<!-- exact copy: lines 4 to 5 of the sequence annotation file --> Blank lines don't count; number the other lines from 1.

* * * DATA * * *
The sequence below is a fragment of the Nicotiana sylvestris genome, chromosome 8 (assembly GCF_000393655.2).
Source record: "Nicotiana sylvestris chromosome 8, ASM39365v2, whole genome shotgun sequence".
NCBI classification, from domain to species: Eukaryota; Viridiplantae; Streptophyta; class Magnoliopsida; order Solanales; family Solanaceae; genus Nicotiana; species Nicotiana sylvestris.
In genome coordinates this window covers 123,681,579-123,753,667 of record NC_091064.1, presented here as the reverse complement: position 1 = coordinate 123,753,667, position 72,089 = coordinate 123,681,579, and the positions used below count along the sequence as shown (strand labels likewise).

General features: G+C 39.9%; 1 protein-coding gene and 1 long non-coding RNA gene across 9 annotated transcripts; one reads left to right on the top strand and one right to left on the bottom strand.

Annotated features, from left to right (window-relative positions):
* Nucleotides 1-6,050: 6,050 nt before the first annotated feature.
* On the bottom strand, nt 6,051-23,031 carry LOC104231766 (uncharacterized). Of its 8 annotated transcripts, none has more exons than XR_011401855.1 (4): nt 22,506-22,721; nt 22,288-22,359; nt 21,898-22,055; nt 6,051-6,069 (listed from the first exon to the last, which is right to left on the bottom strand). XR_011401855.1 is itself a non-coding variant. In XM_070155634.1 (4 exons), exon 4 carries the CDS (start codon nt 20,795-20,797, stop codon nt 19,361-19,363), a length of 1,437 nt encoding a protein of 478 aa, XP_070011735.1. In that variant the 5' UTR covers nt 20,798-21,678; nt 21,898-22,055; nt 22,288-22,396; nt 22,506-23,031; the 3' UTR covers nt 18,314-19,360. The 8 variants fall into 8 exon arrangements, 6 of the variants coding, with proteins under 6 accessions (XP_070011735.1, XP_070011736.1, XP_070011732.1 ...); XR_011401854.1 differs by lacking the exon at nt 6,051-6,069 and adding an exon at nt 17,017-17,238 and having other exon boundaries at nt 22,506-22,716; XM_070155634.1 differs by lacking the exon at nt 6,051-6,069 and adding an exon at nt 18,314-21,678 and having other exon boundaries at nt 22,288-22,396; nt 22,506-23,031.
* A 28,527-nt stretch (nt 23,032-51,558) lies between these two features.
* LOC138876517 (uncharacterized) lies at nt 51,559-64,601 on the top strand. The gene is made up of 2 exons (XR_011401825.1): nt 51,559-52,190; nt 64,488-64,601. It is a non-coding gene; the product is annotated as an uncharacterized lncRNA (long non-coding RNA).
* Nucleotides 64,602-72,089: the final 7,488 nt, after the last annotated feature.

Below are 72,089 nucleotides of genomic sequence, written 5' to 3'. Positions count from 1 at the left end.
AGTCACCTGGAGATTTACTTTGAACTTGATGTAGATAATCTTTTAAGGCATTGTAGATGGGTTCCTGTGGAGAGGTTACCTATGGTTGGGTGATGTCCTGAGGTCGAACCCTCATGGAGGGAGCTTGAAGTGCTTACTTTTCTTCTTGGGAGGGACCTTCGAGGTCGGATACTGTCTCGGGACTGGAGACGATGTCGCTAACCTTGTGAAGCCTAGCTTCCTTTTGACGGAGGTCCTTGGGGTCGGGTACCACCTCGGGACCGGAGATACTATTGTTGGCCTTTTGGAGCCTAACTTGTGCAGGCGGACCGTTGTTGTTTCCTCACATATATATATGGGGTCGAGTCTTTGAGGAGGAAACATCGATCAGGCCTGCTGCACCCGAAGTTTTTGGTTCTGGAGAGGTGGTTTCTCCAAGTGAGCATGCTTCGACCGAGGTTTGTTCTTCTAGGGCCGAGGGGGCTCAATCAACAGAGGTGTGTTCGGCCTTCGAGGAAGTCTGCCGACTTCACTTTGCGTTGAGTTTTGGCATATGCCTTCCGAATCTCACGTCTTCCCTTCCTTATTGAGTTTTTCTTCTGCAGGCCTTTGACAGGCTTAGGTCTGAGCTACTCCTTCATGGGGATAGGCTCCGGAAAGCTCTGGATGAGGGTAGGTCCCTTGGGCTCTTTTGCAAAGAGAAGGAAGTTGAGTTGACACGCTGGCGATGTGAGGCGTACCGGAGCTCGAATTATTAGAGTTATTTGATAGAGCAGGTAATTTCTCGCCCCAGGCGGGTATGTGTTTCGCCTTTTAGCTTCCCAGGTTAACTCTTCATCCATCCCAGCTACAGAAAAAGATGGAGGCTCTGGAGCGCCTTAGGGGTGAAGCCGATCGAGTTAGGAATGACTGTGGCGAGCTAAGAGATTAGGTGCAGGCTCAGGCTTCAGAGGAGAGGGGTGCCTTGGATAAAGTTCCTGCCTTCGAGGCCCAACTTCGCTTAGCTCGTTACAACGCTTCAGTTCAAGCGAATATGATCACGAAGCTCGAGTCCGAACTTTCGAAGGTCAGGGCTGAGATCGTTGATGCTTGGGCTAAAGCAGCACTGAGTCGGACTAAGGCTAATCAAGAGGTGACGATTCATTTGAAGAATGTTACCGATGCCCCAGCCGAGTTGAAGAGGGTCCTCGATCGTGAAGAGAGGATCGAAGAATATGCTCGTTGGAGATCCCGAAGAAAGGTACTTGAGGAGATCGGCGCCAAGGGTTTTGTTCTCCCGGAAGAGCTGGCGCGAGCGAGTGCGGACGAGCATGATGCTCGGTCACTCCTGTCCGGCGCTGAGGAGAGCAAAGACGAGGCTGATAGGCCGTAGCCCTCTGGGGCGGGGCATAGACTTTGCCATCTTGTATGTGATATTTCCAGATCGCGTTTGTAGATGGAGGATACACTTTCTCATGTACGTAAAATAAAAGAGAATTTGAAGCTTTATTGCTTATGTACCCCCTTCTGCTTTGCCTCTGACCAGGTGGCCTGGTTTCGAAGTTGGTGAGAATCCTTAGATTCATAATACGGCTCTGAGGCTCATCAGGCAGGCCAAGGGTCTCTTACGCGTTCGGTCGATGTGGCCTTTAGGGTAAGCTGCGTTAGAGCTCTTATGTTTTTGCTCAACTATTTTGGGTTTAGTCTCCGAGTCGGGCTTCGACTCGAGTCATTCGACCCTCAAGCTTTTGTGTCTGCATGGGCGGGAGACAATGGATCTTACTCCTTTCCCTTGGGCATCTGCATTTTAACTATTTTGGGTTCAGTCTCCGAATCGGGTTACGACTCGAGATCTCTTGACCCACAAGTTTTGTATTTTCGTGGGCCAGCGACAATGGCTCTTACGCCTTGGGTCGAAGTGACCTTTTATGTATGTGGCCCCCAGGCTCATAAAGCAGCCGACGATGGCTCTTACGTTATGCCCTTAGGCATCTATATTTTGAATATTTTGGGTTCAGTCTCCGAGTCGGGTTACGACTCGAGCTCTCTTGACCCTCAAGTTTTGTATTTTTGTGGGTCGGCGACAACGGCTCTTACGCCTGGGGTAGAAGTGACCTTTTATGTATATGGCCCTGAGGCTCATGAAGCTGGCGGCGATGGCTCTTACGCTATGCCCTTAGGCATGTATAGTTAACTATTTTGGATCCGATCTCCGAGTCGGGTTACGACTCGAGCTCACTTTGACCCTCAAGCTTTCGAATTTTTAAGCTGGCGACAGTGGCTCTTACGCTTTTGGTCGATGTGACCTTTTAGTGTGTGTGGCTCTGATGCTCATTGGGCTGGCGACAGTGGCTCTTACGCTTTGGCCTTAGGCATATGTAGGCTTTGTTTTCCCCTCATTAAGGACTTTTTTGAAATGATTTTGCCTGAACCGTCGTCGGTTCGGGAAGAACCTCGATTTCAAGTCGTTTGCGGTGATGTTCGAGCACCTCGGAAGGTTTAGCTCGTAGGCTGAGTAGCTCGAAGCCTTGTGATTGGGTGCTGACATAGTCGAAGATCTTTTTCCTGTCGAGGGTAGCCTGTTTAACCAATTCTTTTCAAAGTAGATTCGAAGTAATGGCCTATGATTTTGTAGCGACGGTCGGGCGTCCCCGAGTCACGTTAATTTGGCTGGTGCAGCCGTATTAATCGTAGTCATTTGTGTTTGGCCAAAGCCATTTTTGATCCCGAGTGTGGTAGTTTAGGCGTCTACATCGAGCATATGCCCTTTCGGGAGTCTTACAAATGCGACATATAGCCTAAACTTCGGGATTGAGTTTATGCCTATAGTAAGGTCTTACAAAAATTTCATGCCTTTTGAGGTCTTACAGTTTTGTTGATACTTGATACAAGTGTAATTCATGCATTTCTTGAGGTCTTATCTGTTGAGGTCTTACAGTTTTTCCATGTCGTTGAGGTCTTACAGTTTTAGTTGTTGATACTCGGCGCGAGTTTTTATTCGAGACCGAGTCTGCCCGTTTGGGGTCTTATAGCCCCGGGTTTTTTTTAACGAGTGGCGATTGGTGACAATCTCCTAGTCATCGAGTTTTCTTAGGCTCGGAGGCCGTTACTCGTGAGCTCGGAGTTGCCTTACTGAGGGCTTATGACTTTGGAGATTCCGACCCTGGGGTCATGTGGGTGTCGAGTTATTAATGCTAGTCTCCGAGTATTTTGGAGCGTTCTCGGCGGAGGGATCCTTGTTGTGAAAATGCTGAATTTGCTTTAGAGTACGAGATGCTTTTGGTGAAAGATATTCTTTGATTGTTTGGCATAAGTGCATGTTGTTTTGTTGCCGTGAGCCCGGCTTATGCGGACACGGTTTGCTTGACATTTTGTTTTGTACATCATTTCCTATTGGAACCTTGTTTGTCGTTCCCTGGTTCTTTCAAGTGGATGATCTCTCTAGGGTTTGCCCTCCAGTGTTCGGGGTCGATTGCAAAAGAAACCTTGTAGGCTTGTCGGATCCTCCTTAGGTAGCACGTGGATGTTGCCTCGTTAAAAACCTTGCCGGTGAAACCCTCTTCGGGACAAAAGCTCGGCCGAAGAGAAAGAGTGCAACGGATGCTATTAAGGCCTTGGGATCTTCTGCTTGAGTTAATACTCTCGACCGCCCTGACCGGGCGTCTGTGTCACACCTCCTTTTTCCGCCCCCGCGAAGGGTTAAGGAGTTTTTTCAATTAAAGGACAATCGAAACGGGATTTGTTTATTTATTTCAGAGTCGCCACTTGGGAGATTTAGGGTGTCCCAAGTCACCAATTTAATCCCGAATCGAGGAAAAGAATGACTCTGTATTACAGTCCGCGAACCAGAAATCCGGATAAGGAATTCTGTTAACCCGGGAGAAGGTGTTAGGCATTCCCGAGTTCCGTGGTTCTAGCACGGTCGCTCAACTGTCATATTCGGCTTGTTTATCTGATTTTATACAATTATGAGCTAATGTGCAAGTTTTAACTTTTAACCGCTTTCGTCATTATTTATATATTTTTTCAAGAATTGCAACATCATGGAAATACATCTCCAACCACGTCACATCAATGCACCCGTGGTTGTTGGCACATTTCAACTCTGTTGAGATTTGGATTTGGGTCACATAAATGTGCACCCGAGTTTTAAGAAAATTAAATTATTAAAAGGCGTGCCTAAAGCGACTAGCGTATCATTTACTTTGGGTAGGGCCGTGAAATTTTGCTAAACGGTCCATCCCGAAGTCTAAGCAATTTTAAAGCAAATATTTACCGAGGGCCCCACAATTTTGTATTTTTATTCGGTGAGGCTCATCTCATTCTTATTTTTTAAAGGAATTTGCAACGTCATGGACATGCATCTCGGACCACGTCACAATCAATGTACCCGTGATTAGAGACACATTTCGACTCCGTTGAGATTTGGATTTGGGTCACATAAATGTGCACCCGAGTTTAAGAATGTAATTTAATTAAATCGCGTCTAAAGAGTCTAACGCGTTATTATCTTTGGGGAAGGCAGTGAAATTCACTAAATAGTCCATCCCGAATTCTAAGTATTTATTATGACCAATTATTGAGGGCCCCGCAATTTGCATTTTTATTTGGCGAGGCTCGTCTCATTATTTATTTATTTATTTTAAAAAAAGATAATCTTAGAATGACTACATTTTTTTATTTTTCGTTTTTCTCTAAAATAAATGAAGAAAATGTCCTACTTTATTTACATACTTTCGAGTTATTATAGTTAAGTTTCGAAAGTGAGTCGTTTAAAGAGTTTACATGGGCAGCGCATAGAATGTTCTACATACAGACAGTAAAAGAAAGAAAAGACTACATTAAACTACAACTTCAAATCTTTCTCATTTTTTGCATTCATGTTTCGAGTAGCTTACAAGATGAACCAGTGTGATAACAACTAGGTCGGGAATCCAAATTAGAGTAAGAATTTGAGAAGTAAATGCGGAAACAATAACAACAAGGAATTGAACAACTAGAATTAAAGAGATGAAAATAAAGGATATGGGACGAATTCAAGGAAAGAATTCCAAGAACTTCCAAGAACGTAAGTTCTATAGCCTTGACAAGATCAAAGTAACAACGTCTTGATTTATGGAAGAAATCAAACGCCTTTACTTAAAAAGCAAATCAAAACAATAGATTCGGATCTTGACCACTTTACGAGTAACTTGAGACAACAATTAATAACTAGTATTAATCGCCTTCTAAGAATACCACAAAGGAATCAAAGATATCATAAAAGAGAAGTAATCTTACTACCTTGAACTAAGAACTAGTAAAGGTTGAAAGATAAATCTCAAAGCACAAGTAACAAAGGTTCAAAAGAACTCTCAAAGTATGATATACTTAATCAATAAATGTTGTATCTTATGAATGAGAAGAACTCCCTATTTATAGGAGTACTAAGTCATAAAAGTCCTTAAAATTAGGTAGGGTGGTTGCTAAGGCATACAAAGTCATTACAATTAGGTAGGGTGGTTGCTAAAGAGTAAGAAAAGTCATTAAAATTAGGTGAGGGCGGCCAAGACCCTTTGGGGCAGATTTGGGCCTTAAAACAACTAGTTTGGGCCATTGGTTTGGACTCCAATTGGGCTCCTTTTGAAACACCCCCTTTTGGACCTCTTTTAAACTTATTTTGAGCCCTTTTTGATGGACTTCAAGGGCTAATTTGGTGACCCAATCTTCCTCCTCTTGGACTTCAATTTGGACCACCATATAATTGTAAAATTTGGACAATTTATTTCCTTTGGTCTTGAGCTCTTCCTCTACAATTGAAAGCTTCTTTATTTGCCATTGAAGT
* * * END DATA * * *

In genome coordinates this window covers 123,681,579-123,753,667 of record NC_091064.1, presented here as the reverse complement: position 1 = coordinate 123,753,667, position 72,089 = coordinate 123,681,579, and the positions used below count along the sequence as shown (strand labels likewise).

General features: G+C 39.9%; 1 protein-coding gene and 1 long non-coding RNA gene across 9 annotated transcripts; one reads left to right on the top strand and one right to left on the bottom strand.